Tag Archives: surface

Low-Energy Ion Scattering Spectroscopy (LEIS)


Low-energy ion scattering spectroscopy (LEIS) is an exciting technique that allows to study the structure and chemical composition of a materials surface.

In this materials characterization method the sample is bombarded with a stream of ions and the positions, velocities and energies of the scattered ions are observed. The energy of scattered ions depends on the mass of the target, so there are distinct peaks in the energy spectrum of the scattered ions. These peaks give information about the samples elemental composition. The uniqueness of this technique lies in its sensitivity to the very first atomic layer on a sample and with forward scattering setup it is even capable of directly observing hydrogen atoms.

One of the main components of the system is the ion gun, that shoots ions at the studied substrate. The most widely used ions for that purpose are ionized noble gas or alkali atoms. Noble gas such as helium, neon or argon is ionized with electrons, giving them a positive charge. Alkali ion beams can be created by heating alkali wafers. In low-energy ion scattering spectroscopy the ions usually have an energy from 500 eV to 10 000 eV. The precise desired energy of the ions is obtained by applying a suitable accelerating voltage.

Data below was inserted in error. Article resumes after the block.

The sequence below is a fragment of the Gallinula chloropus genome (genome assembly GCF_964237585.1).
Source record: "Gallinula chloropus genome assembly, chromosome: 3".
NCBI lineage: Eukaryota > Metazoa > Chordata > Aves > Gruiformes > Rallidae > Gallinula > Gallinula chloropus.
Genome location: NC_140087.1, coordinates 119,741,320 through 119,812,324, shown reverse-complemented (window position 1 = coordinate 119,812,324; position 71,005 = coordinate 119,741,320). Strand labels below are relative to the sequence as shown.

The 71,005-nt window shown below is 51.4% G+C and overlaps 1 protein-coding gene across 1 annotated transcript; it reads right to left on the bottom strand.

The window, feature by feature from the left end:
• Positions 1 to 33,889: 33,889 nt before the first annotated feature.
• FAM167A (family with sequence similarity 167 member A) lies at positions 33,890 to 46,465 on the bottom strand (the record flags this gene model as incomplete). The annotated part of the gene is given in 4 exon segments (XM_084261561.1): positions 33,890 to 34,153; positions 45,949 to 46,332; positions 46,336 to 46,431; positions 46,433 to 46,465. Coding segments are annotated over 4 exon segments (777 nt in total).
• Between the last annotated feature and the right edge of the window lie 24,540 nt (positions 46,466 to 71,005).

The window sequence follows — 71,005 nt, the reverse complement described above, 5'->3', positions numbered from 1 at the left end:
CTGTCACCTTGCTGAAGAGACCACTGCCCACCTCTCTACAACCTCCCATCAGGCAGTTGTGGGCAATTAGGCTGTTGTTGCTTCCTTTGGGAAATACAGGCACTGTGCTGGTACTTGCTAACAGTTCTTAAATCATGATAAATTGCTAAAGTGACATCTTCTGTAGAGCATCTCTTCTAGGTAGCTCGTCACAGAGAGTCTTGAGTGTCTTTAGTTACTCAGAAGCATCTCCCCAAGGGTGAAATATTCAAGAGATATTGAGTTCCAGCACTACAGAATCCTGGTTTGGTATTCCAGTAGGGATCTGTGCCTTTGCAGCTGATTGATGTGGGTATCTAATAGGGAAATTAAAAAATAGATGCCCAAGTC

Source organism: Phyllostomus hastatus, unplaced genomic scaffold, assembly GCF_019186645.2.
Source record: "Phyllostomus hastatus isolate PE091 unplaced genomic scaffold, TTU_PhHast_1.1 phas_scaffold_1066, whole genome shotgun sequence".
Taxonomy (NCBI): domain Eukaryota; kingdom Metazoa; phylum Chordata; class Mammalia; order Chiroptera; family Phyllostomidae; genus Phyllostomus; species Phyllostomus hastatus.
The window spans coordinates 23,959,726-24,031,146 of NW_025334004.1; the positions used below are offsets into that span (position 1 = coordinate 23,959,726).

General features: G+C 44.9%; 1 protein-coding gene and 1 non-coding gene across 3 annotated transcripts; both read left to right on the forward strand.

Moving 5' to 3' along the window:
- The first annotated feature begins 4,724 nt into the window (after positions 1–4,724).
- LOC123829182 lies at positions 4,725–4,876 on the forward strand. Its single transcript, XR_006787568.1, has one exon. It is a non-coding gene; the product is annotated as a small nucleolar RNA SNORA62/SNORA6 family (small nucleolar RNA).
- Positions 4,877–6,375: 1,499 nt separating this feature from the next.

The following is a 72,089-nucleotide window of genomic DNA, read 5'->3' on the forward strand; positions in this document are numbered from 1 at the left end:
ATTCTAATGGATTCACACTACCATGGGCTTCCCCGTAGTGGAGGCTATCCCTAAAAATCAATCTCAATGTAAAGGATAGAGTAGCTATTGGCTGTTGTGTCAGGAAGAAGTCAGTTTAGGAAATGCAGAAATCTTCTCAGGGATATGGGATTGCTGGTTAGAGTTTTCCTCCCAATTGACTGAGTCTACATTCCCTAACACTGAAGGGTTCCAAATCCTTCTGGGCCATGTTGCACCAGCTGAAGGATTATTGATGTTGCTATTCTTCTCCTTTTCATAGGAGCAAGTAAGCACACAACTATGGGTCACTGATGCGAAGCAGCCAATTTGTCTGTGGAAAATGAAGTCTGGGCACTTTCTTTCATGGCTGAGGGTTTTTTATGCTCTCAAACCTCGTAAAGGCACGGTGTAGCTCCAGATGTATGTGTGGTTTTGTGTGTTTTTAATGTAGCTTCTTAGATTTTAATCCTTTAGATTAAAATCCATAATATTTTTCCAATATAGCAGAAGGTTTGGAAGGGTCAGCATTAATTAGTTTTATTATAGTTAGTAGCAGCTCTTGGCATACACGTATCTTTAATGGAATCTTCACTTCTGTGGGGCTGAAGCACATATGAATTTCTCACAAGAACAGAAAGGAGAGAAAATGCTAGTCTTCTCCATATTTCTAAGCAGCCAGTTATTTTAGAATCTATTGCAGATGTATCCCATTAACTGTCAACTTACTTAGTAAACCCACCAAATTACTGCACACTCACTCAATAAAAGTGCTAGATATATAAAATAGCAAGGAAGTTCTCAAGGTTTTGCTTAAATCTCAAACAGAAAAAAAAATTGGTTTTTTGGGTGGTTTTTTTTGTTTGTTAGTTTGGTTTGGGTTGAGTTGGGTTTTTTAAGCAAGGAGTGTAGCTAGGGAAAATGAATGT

Before interacting with the substrate, the ions first need to pass through the ion beam manipulator, that narrows the beam and also filters the ions based on mass and velocity. For some experiments the ion beam is also chopped with an unipolar electrical chopper – a pulsed-wave generator, that lets through ions only when no voltage is applied. As a result the ion beam leaves the ion beam manipulator in pulses. By using short ion pulses, one can separate backscattered primary ions, for example He, from sputtered ions of different masses by time gating. This makes it possible to detect signals that would otherwise be buried in the background that is caused by ions sputtered from the sample surface.

The sample itself is attached to a special holder that allows the operator to adjust the position and angle of the sample for different experiments. When the ions hit the substrate, different interactions take place. Some ions are scattered at a certain angle and also their energy will be different after the impact. Some ions however become neutral as they pick up electrons from the substrate. The ions may also be implanted into the material or deposited on the substrate surface. The primary beam ions may also kick out electrons or atoms from the substrate and the atoms may even be ionized in the process. Radiation may also be emitted from the substrate as the excited atoms undergo a relaxation process.